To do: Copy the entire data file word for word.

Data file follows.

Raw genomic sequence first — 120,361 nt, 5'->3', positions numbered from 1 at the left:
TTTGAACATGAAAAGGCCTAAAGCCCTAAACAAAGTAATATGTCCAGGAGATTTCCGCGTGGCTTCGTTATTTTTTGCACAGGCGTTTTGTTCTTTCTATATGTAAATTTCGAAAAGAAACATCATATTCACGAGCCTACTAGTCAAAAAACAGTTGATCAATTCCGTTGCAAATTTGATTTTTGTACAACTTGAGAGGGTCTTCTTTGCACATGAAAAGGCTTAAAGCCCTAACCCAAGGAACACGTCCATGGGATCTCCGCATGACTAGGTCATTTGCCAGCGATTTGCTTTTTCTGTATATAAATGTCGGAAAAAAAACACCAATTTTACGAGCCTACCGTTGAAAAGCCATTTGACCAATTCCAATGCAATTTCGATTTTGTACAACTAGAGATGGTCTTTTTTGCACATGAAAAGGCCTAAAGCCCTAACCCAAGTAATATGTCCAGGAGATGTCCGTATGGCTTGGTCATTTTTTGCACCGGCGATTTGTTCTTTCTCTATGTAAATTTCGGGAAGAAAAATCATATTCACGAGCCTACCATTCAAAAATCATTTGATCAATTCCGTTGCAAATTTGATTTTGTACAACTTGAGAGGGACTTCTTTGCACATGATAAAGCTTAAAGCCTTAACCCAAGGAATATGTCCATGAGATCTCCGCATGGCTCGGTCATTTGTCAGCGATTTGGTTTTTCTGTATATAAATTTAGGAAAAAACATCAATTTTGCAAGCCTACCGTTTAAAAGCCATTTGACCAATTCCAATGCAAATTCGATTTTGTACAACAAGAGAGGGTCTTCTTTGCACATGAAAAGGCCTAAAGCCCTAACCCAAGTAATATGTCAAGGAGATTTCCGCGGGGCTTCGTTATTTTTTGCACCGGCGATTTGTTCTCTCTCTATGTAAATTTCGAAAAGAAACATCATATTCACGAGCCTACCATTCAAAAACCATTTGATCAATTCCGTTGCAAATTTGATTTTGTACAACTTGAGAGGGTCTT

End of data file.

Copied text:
Raw genomic sequence first — 120,361 nt, 5'->3', positions numbered from 1 at the left:
TTTGAACATGAAAAGGCCTAAAGCCCTAAACAAAGTAATATGTCCAGGAGATTTCCGCGTGGCTTCGTTATTTTTTGCACAGGCGTTTTGTTCTTTCTATATGTAAATTTCGAAAAGAAACATCATATTCACGAGCCTACTAGTCAAAAAACAGTTGATCAATTCCGTTGCAAATTTGATTTTTGTACAACTTGAGAGGGTCTTCTTTGCACATGAAAAGGCTTAAAGCCCTAACCCAAGGAACACGTCCATGGGATCTCCGCATGACTAGGTCATTTGCCAGCGATTTGCTTTTTCTGTATATAAATGTCGGAAAAAAAACACCAATTTTACGAGCCTACCGTTGAAAAGCCATTTGACCAATTCCAATGCAATTTCGATTTTGTACAACTAGAGATGGTCTTTTTTGCACATGAAAAGGCCTAAAGCCCTAACCCAAGTAATATGTCCAGGAGATGTCCGTATGGCTTGGTCATTTTTTGCACCGGCGATTTGTTCTTTCTCTATGTAAATTTCGGGAAGAAAAATCATATTCACGAGCCTACCATTCAAAAATCATTTGATCAATTCCGTTGCAAATTTGATTTTGTACAACTTGAGAGGGACTTCTTTGCACATGATAAAGCTTAAAGCCTTAACCCAAGGAATATGTCCATGAGATCTCCGCATGGCTCGGTCATTTGTCAGCGATTTGGTTTTTCTGTATATAAATTTAGGAAAAAACATCAATTTTGCAAGCCTACCGTTTAAAAGCCATTTGACCAATTCCAATGCAAATTCGATTTTGTACAACAAGAGAGGGTCTTCTTTGCACATGAAAAGGCCTAAAGCCCTAACCCAAGTAATATGTCAAGGAGATTTCCGCGGGGCTTCGTTATTTTTTGCACCGGCGATTTGTTCTCTCTCTATGTAAATTTCGAAAAGAAACATCATATTCACGAGCCTACCATTCAAAAACCATTTGATCAATTCCGTTGCAAATTTGATTTTGTACAACTTGAGAGGGTCTT